We recently marked International Women’s Day – would you say we are making progress towards a level playing field for women when it comes to opportunities in business?
On the positive side the situation is much improved compared to when I first joined the industry and it was a rarity to see a woman in a senior leadership position. I think Blueprint Operations and Merkur UK in general are both ahead of the field in terms of gender representation but we cannot kid ourselves that land-based gaming is pushing new boundaries, particularly when compared with the situation in the online space where there is a far greater representation of senior women. Having a male dominated sector becomes self-fulfilling as the majority of women will be deterred from pursuing a career in land-based gaming and instead opt for something that’s more fulfilling and representative. We have to assume that because of the gender imbalance that exists the industry has potentially lost a lot of talented women who have been discouraged from being a part of it. That’s not only a great shame but it’s also bad for business.
What would you highlight as some of the key advances made to bring more women into leading roles and where does the industry have to do better?
I would like to spread the discussion out and not just talk about women but young people as well. The industry has to continue to do better bringing through a younger demographic with fresh and interesting perspectives. Many people I come across in the industry have started at the bottom and worked their way up and we need to continue to make those opportunities available. Previous experience or degree qualifications aren’t always necessary. Whilst I have a degree and have always worked in the industry, I strongly feel that my work ethic and passion for the job have helped me more than anything else.
How have you overcome the challenges encountered in your own career path and what lessons have you learned en route?
It sounds a bit basic but I think you have to be really thick-skinned. You have to ensure that you don’t take criticism personally and continue to put yourself out there. Don’t be afraid of starting that conversation. I now accept that at an event or conference I’ll be the only or one of very few females in attendance and I cannot let that bother me. You have to be tough and resilient in that respect.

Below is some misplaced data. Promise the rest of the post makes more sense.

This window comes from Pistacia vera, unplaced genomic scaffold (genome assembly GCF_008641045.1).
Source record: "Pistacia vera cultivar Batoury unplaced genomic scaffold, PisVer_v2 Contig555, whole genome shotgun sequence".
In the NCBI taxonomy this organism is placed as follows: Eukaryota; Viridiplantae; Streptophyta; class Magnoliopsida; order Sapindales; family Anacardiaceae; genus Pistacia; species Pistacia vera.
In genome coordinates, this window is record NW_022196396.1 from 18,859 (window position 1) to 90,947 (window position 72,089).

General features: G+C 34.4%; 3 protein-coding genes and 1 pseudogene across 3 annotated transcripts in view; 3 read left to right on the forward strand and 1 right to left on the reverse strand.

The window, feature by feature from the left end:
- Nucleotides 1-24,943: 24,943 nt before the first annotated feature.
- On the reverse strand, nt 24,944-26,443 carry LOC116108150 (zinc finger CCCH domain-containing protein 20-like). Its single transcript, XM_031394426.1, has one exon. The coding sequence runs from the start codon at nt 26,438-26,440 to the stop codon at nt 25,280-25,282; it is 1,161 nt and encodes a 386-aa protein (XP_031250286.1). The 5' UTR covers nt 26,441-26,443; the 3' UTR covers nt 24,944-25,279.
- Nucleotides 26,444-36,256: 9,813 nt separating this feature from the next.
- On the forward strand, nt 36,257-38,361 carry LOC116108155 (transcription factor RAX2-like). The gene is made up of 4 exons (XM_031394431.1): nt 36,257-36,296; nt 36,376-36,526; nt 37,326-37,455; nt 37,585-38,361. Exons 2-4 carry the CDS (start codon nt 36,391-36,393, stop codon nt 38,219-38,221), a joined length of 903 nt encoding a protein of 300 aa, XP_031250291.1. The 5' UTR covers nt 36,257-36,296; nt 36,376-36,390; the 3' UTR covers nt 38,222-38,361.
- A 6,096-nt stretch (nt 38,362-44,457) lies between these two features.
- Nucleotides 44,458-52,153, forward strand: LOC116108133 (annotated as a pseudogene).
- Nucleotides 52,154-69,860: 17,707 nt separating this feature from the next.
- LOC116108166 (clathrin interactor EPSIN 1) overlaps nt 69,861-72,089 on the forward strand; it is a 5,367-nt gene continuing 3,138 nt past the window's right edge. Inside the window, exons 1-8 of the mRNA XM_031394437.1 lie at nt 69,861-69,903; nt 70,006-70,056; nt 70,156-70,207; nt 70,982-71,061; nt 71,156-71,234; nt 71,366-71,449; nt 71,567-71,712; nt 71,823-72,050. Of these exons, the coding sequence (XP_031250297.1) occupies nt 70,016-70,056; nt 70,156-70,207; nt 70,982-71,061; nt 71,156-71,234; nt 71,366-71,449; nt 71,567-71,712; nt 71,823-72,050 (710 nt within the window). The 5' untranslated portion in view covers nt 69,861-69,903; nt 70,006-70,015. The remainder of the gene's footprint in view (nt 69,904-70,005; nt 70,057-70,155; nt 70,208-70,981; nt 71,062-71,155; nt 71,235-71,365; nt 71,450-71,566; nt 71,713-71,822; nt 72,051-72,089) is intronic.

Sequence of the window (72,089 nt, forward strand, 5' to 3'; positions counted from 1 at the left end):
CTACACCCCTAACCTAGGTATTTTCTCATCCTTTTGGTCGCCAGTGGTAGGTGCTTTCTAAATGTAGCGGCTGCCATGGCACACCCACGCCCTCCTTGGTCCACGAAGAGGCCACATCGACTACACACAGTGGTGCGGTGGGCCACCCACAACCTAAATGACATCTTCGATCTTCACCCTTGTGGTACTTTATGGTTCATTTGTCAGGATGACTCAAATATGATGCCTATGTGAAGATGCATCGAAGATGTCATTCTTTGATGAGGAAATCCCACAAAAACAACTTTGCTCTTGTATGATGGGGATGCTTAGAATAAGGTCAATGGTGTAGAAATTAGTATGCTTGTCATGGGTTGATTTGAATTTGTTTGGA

What key experiences would you pass on to other women in the industry and what advice would you offer?
Work hard, and speak up. If you feel you are unpaid or undervalued compared to your male colleagues, ask for what you deserve, talk to someone. Don’t just accept it. For years I just accepted it and it really annoyed me, when I look back and realise that I should have just spoken up.
Looking ahead, can you give us an idea of your own personal aspirations and visions for the future?
At Blueprint we have a culture of continuous improvement and a commitment to examine ways in which we can improve and offer a better service to our customers. If you deliver on that philosophy, it’s inevitable that will impact on your individual performance and that of the team. I like to think I have got to where I am because of that hard work and that’s something that I will always uphold. I have been at Blueprint for over six years now and I am still as ambitious as I was when I joined the team. What role I do in the future I don’t know but I enjoy working within the business and with our customers.
Finally, how would you like the landscape to have changed for women in business when we revisit the subject this time next year?
We have to be realistic and acknowledge that some of the issues that we have to address are long-standing and entrenched. I think we are looking at incremental changes and if in 12-months there are more females in the industry in senior positions as well as more younger women following a career in the industry that will be a success.